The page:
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Updated: March 27th, 2020
Signing a commercial lease is a big step for any business. Before you sign any lease, there are few things that you should keep in mind that will save you potential headaches down the road. After all, this is where you’ll be operating your small business for at least the next few years and potentially longer.
Here are a few clauses to be mindful of:
When looking for a lease, be aware of how much it will cost to sign the lease and any extra costs that you may have not previously accounted for. Signing costs could include money for security deposits, key money, and a portion of rent upfront. Extra costs could include common area maintenance costs, property taxes, insurance, and utilities.
There are several different types of leases out there. Here’s a quick breakdown of how you can tell what type of lease you’re dealing with and how it will affect your costs:
Also, be aware of what “percentage rent” clauses are and how they might affect your business. A percentage rent clause is extra rent paid to the landlord based on a percentage of your monthly or annual gross sales. It’s usually best if you can negotiate this clause out or to a lower percentage. If the landlord is unwilling to remove the clause, a creative compromise is to have the percentage rent clause only go into effect after your business hits a certain dollar amount in gross sales.
Here’s looking to your future. You’ve spent tons of money on PR and marketing. You’re finally getting traction, but your lease is almost up and rent has skyrocketed. If you don’t want to end up in this situation, make sure you’ve locked in renewal options.
Commercial leases can range from 2 years to over 100 years. Often commercial leases run between 5 to 20 years with one or more options for renewal. A shorter term would allow for more flexibility in adjusting to the needs of your business and renewal options would allow you to renew the lease for an additional term for a set price. Be wary of any renewal options that allow the landlord to set the price at “market value.” In such a case, you would be missing out on the true benefit of locking in an amount early on.
You may find yourself outgrowing your space or falling on tough times and needing to downgrade. Favorable assignment/sublease clauses would allow you an alternative to terminating your lease and paying an expensive termination fee. Such an agreement should allow you to transfer the lease and detail the steps of how to transfer the lease, subject to the landlord’s reasonable approval.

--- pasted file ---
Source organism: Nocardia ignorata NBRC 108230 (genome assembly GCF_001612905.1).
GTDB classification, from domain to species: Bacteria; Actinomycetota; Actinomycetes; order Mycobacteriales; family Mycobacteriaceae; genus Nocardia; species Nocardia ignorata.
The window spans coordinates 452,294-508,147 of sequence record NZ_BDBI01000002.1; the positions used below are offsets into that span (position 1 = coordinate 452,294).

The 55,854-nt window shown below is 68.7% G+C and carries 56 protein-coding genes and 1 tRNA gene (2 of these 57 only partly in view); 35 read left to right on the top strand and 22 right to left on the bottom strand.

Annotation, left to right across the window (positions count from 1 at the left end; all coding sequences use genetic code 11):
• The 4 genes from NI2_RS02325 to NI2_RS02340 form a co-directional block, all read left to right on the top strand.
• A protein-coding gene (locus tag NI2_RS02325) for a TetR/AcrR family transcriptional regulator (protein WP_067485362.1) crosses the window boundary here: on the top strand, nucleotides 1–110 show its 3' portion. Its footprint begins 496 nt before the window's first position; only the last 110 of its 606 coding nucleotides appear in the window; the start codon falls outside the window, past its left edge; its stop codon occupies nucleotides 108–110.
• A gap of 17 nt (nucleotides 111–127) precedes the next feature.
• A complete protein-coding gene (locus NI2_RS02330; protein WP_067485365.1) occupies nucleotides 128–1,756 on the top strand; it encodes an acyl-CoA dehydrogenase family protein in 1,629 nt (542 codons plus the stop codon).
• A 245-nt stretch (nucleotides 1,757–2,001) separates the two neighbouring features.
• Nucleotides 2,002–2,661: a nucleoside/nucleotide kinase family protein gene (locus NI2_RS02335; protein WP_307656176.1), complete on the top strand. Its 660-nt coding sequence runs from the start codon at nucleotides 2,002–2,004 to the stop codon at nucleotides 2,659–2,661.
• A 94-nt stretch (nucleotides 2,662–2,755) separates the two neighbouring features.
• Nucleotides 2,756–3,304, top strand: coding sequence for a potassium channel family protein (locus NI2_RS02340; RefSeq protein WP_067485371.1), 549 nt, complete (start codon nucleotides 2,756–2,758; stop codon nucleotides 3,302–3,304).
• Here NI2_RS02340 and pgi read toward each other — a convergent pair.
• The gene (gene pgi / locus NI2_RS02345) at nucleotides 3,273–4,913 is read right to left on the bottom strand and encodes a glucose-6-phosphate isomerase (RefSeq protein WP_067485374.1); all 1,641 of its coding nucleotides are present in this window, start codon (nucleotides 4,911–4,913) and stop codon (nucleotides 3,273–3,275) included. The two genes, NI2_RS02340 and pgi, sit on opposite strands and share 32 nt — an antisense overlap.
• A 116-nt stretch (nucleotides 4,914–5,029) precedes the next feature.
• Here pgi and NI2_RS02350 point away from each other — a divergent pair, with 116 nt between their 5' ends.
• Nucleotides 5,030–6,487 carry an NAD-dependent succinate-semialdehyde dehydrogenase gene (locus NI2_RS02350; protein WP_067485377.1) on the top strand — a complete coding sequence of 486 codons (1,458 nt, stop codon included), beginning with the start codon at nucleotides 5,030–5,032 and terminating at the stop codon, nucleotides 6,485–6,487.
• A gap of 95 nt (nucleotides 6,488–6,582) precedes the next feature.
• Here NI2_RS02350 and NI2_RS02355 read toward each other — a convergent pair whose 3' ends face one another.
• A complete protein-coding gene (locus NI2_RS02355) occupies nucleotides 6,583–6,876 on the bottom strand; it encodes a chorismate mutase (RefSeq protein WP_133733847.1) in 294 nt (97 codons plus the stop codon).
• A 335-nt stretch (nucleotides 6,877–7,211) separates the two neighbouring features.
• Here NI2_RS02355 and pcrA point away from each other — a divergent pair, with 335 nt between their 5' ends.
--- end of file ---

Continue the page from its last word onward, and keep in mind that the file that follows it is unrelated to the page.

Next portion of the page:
It’s also important to be aware of default and termination clauses. You will want to negotiate how much time will be allowed to cure a default before eviction and any potential penalties for early termination if you cannot find someone to take over your lease or if your lease does not allow for assignment/subleasing.
Location will likely be one of your top considerations. Whether you’re a service provider, a retailer, or manufacturer, the location of your business will greatly impact the cost of your lease. Location will also likely dictate zoning laws that will affect the operation of your business. Before signing a lease, make sure you research the zoning laws and try to negotiate a contingency clause, which would make the lease binding only if zoning is approved.
You can find out more about applicable zoning laws by contacting your local planning agency. For example, for New York City zoning issues, you can contact the NYC Department of City Planning.
Once you secure a lease, you’ll have to customize the space to the needs of your business in a process that is commonly referred to as tenant improvements or a “build out.” Depending on the type of industry you’re in, build outs can take as little time as a month and as much time as over a year. Check the language of your lease for clauses that might prohibit the improvements you have in mind. Negotiate for a clause that specifically allows for what you have planned or for a broader description of “all legal uses.”
As you envision how your commercial space will look, it’s important to keep in mind other considerations such as building inspections and Americans with Disabilities Act (ADA) compliance. Check out this guide for small businesses by the U.S. Small Business Administration and U.S. Department of Justice.
Samantha Novick is a senior editor at Funding Circle, specializing in small business financing. She has a bachelor's degree from the Gallatin School of Individualized Study at New York University. Prior to Funding Circle, Samantha was a community manager at Marcus by Goldman Sachs. Her work has been featured in a number of top small business resource sites and publications.